Identifying and Evaluating Business Strategies

By Dan Power

What is a business strategy?

A strategy is a statement of the means that will be used to achieve long-term objectives. Also, a strategy is a pattern identified in a series of decisions or actions. An intended strategy is planned by decision makers and an emergent or realized strategy is a product of any planned and unplanned actions.

Examples of what are sometimes called grand or master strategies include: concentration, market development, product development, innovation, horizontal integration, divestiture, and liquidation. These strategies need to be customized for a specific firm. Strategic plans should describe programs of action and resource allocations. Strategies must be formulated for the corporation as a whole and for any business units.

·  Strategies for Dominant-product Businesses

·  Strategies for Multibusiness Companies

·  Strategies for Global Companies

·  Strategies for Start-up Companies

Other key terms

·  Planning horizon is the time frame for planning strategic activities and for accomplishing strategic long-term objectives. This time frame is often 5 years, but the appropriate horizon depends on the industry. For example, 2 years in the fashion industry and 10 or 15 years in the forest products industry.

·  Corporate strategy is the pattern of company purposes and goals, and the major policies and actions for achieving them that defines the business or businesses the company will be involved with and the kind of company it will be.

·  A strategic business plan is an action-oriented document that describes the mission, strategic thrust, and major actions for an entire organization or an SBU. The plan also usually includes resource allocations, major im­plementation steps and pro forma financial statements.

What are common categories of long-term objectives?

·  Profitability

·  Productivity

·  Competitive Position

·  Employee Development

·  Employee Relations

·  Technological Leadership

·  Public Responsibility



Generic Strategies

The following framework of generic strategies was developed by Michael Porter.

Each strategy requires specific skills, resources and organizational arrangements for successful implementation.

·  Overall low-cost leadership - striving for overall low-cost leadership in the industry.

·  Differentiation - striving to create and market unique products for many, varied customer groups through differentiation.

·  Focused low-cost leadership - striving to have special appeal to one or a few groups of consumers or industrial buyers by focusing on their cost concerns.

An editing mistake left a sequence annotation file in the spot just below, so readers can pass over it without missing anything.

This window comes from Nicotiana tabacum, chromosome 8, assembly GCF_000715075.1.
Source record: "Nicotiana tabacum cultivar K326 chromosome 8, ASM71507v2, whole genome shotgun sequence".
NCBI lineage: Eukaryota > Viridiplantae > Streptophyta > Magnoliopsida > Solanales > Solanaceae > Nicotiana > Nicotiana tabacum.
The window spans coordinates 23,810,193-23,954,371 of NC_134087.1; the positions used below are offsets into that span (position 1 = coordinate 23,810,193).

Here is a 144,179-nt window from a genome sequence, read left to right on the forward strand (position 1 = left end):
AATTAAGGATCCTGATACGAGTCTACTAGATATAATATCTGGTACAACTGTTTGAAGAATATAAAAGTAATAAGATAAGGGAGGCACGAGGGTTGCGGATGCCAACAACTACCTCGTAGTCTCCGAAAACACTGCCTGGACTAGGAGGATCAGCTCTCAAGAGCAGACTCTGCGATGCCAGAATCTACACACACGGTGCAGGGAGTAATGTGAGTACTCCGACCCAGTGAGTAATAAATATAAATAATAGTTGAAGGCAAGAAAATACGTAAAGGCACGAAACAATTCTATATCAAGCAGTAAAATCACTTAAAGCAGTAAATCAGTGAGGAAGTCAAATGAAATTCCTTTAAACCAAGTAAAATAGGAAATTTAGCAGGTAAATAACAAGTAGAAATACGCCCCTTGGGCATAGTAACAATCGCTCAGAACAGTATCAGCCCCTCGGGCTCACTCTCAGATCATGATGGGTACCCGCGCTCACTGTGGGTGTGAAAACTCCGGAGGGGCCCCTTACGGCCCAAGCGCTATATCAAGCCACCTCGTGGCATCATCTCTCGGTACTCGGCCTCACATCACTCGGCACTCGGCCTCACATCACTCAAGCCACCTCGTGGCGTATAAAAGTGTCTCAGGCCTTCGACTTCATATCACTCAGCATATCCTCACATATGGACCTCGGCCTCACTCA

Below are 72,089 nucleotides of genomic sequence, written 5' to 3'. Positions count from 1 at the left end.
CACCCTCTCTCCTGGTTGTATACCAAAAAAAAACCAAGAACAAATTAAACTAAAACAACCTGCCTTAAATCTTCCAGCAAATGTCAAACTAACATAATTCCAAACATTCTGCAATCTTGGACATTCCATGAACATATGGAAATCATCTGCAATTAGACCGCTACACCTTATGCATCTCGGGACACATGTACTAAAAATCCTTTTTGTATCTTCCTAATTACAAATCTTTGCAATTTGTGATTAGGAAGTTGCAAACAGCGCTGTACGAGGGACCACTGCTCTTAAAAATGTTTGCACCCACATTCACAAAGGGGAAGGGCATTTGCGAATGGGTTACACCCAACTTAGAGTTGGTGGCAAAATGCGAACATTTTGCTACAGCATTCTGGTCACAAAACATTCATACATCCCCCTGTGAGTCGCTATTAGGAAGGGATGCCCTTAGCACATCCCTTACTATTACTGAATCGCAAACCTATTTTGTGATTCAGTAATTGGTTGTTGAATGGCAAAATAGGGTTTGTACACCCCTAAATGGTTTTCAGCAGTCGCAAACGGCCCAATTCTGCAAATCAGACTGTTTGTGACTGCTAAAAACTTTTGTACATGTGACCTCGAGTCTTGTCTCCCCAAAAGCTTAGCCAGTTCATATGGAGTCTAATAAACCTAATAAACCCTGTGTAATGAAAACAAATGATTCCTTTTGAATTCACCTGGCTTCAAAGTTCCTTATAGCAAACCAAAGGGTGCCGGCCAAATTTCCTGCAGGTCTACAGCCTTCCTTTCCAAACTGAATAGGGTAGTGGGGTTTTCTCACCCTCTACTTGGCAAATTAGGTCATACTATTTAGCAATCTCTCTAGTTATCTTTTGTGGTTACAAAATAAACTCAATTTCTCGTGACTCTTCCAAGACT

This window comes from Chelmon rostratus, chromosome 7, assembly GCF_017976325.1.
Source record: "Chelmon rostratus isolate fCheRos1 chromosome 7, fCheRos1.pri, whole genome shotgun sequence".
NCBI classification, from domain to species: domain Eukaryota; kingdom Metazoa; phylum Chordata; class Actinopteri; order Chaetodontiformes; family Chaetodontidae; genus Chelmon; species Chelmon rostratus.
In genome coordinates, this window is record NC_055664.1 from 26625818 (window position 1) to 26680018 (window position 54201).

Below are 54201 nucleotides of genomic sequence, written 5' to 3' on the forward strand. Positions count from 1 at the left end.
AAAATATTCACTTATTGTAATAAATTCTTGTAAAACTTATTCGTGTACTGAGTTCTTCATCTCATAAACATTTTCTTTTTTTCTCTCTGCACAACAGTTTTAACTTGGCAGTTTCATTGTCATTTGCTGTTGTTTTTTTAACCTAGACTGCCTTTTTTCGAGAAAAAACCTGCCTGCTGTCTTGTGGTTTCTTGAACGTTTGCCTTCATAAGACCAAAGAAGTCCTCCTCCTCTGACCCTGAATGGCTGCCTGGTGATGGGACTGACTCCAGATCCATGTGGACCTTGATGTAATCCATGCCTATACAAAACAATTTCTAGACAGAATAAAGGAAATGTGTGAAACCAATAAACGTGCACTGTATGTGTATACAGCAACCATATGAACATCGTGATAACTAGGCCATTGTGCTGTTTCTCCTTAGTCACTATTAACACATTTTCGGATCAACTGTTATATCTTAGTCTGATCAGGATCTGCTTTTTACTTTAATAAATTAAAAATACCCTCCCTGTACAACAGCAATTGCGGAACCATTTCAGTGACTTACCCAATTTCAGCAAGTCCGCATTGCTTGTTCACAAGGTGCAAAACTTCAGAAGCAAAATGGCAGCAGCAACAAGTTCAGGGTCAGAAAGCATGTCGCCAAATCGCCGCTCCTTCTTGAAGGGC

·  Focused differentiation - striving to have special appeal to one or a few groups of consumers or industrial buyers by focusing on their differentiation needs and concerns.

Grand Strategies

Grand strategies are also called strategic thrusts. They provide basic direction for specific strategic actions and functional tactics. Some grand strategies are used together and reinforce each other and some are usually employed singly.

  1. Concentrated growth

This strategy emphasizes growth by concentrating on increasing sales of current products/services using current distribution channels.

  1. Market Development

This strategy emphasizes growth by marketing current products/services to related market areas by adding channels of distribution or changing advertising or promotion.

  1. Product development

A product development strategy focuses on developing new products for currently served markets and customers. The focus is often on products/services related to current offering. Sometimes quality variations or new models or sizes of products are developed.

  1. Innovation

An innovation strategy involves new processes, business ideas, and more basic R&D than is usually associated with a product development strategy. Innovation is usually paired with other strategies as a supporting or complementary strategy.

More Grand Strategies

5. Horizontal Integration

Horizontal integration strategies focus on acquiring firms in current markets or in new markets. This strategy will usually increase a firm's market share and it help the firm gain relevant knowledge and expertise. Horizontal integration strategy can support a concentrated growth or market development strategy.

6. Vertical Integration

Vertical integration is a grand strategy that involves acquiring either suppliers or customers. The transaction may involve stock purchase, buying assets, or stock swap. Backward vertical integration involves acquiring a firm at an earlier stage of the value chain. Forward integration involves acquiring a firm at a later stage in the value chain. This strategy can result in control of more value chain activities. For example, backward vertical integration may insure control of sources of supply.